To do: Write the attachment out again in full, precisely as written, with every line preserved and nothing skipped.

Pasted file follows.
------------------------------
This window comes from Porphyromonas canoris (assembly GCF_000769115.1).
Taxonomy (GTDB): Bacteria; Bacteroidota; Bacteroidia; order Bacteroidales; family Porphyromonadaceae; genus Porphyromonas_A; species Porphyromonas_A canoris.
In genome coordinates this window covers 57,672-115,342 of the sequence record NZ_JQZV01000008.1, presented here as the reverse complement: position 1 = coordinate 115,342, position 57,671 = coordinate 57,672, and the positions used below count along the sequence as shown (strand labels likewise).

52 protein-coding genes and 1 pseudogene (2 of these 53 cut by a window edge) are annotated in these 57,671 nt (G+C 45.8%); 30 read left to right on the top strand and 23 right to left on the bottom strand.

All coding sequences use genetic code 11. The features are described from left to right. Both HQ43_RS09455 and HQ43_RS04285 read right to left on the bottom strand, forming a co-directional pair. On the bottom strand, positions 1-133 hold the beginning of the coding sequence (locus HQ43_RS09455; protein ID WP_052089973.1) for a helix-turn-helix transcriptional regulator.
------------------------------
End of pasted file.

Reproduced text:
This window comes from Porphyromonas canoris (assembly GCF_000769115.1).
Taxonomy (GTDB): Bacteria; Bacteroidota; Bacteroidia; order Bacteroidales; family Porphyromonadaceae; genus Porphyromonas_A; species Porphyromonas_A canoris.
In genome coordinates this window covers 57,672-115,342 of the sequence record NZ_JQZV01000008.1, presented here as the reverse complement: position 1 = coordinate 115,342, position 57,671 = coordinate 57,672, and the positions used below count along the sequence as shown (strand labels likewise).

52 protein-coding genes and 1 pseudogene (2 of these 53 cut by a window edge) are annotated in these 57,671 nt (G+C 45.8%); 30 read left to right on the top strand and 23 right to left on the bottom strand.

All coding sequences use genetic code 11. The features are described from left to right. Both HQ43_RS09455 and HQ43_RS04285 read right to left on the bottom strand, forming a co-directional pair. On the bottom strand, positions 1-133 hold the beginning of the coding sequence (locus HQ43_RS09455; protein ID WP_052089973.1) for a helix-turn-helix transcriptional regulator.